Steven Scott Gubser, a professor of physics at Princeton University and an outstanding scholar of string theory and black holes, died as a result of a mountain-climbing accident on Saturday, August 3, in Chamonix, France.
Gubser was born in Tulsa, Okla., on May 4, 1972. Soon after, his family relocated to Aspen, Colo. Gubser attended secondary schools in Aspen and in Denver and quickly established himself as a star student of physics, mathematics and chemistry. As a member of the U.S. team at the 1989 International Physics Olympiad held in Warsaw, Poland, Gubser achieved the top individual score. This was a preview of his highly successful career as a theoretical physicist, which was cut short so tragically.
Gubser enrolled at Princeton University in 1990. He excelled in his studies of physics and other subjects, and he graduated in 1994 as the valedictorian of his class. For his senior thesis, he was awarded the LeRoy Apker Award of the American Physical Society, its highest distinction for undergraduate research. After completing a one-year master’s program at the University of Cambridge, Gubser returned to Princeton in 1995 as a graduate student and obtained his Ph.D. in 1998. Gubser’s outstanding graduate research during that period included the original and highly influential papers on exact relations between string theory and quantum field theory, which have continued to reverberate for more than 20 years since their publication. In particular, Gubser’s work with Igor Klebanov and Alexander Polyakov, and the independent work by Edward Witten, have contributed to the foundations of the Anti-de Sitter/Conformal Field Theory (AdS/CFT) correspondence through the formulation of the GKPW dictionary.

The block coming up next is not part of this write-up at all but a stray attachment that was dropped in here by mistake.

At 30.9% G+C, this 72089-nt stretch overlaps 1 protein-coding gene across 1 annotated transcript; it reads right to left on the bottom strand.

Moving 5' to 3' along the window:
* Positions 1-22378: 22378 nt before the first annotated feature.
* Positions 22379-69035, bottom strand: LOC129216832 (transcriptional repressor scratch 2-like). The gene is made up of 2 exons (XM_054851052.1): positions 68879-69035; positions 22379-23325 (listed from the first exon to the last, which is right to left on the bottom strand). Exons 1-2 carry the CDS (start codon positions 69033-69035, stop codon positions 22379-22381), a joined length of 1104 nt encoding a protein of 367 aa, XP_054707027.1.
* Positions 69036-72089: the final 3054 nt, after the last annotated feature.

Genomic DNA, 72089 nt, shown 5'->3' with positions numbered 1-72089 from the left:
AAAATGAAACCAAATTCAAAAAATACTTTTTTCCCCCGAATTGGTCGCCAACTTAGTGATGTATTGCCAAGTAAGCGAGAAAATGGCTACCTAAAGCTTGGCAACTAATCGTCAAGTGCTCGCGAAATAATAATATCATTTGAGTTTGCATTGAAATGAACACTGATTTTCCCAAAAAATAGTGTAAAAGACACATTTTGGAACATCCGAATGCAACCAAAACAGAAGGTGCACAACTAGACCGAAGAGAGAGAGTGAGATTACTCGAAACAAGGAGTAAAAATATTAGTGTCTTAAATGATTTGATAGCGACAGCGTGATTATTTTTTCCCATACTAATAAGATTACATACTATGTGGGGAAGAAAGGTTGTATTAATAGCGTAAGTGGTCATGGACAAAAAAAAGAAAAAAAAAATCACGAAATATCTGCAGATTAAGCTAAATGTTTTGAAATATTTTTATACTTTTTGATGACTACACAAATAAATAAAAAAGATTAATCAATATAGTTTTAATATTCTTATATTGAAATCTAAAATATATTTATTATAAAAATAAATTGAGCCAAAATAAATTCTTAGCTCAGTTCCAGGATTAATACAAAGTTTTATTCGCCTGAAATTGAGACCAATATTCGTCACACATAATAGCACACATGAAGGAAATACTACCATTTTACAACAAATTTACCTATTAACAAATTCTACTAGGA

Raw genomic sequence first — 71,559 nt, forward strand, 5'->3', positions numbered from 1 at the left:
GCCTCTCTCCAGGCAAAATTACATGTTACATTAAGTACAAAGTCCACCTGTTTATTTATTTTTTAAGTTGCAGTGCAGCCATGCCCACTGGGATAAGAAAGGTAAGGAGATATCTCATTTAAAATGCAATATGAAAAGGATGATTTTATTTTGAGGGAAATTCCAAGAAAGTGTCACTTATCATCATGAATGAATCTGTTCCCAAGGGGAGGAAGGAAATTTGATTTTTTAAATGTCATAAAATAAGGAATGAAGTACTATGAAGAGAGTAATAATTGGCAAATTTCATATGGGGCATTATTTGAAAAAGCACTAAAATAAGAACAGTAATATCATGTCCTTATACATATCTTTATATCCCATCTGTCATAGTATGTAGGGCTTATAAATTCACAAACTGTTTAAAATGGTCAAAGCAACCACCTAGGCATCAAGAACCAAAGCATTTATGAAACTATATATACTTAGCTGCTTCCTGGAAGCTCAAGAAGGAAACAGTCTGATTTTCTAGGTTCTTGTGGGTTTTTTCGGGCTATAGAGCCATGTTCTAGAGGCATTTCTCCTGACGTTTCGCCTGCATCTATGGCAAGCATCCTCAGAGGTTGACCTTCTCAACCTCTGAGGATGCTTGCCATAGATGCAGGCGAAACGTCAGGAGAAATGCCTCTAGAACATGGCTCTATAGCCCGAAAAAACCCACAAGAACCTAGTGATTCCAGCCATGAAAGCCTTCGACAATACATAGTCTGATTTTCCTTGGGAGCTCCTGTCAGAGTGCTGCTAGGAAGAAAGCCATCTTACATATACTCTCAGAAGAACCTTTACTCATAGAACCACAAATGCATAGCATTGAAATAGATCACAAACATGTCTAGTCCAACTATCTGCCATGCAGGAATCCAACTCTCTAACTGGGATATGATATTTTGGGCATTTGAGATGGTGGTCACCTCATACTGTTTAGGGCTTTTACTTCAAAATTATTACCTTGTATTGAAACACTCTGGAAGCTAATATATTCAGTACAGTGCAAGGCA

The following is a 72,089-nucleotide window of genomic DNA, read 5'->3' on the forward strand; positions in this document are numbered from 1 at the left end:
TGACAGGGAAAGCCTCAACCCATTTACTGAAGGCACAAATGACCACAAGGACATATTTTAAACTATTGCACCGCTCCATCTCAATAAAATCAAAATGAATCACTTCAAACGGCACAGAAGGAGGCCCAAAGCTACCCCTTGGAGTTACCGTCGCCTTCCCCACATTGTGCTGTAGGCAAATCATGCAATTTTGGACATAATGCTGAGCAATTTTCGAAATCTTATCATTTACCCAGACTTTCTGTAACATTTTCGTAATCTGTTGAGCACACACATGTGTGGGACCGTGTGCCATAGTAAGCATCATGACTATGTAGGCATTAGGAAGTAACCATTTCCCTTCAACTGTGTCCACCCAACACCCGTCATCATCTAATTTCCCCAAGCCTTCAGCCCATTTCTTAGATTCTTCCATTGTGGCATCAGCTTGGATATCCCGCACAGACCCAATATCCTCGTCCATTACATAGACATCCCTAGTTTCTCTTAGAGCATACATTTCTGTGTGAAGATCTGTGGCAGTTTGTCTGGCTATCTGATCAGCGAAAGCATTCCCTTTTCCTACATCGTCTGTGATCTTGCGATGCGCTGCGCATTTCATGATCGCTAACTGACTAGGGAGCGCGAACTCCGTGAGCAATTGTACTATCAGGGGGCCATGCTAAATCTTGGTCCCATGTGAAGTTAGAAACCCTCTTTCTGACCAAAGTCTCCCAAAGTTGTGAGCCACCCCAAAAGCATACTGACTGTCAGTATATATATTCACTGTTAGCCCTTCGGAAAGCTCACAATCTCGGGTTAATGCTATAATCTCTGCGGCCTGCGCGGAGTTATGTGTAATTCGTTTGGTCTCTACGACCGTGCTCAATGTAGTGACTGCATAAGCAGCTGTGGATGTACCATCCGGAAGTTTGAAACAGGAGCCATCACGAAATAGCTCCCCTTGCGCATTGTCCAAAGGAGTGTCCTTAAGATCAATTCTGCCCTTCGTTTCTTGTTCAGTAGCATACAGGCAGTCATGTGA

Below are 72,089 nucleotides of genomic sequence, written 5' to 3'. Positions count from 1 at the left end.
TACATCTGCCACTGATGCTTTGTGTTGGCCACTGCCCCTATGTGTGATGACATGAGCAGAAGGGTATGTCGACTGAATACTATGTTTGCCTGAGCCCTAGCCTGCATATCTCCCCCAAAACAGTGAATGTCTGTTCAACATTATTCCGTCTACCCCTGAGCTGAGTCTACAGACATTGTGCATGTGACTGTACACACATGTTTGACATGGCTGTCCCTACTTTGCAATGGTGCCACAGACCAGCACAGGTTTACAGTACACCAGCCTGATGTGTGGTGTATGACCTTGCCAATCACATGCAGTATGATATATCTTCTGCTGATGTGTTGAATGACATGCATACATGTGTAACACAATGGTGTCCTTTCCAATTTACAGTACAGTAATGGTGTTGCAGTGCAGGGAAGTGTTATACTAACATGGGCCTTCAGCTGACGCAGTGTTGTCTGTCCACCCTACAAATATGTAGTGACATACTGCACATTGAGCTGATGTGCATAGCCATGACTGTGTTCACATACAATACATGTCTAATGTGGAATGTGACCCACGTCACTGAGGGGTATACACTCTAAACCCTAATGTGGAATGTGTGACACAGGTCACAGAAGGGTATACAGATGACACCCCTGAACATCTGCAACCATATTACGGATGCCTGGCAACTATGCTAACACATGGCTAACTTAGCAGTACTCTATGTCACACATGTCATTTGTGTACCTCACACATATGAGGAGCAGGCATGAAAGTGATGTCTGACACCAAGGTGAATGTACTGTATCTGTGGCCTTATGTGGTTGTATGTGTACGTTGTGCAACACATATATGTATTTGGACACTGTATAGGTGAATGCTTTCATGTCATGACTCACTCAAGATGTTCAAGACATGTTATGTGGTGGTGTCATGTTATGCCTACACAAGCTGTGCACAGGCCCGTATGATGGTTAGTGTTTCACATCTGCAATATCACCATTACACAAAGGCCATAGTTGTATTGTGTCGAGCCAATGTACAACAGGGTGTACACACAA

After two years as a junior fellow at the Harvard Society of Fellows, Gubser returned to Princeton as a faculty member. He was on leave at Caltech in 2001 and returned to Princeton in 2002, becoming a full professor in 2005. Gubser’s research since that time has broken new ground on the connections between theoretical models of black holes and the real-world many-body systems, such as the quark-gluon plasma produced at the heavy-ion colliders. His work has also shed new light on the mysterious aspects of superconductors with high critical temperature. In 2016 Gubser pioneered a p-adic version of the AdS/CFT correspondence, where the bulk geometry is a tree graph.
Gubser received a number of awards and honors for his research. They include a Guggenheim Fellowship, a Blavatnik Award, and a Gribov Medal of the European Physical Society. In 2017 he was selected by the Simons Foundation as a Simons Investigator.
In addition to being a prolific scientist, Gubser dedicated his talents to communicating his research accomplishments to the general public. Among Gubser’s popular books are “The Little Book of String Theory,” published in 2010, and “The Little Book of Black Holes,” published in collaboration with Frans Pretorius in 2017. Both books have been highly successful in communicating abstract theoretical ideas to general audiences, attracting a worldwide readership.
Steven Scott Gubser is survived by his wife, Laura Landweber, and their daughters, Cecily, Heidi and Lillian.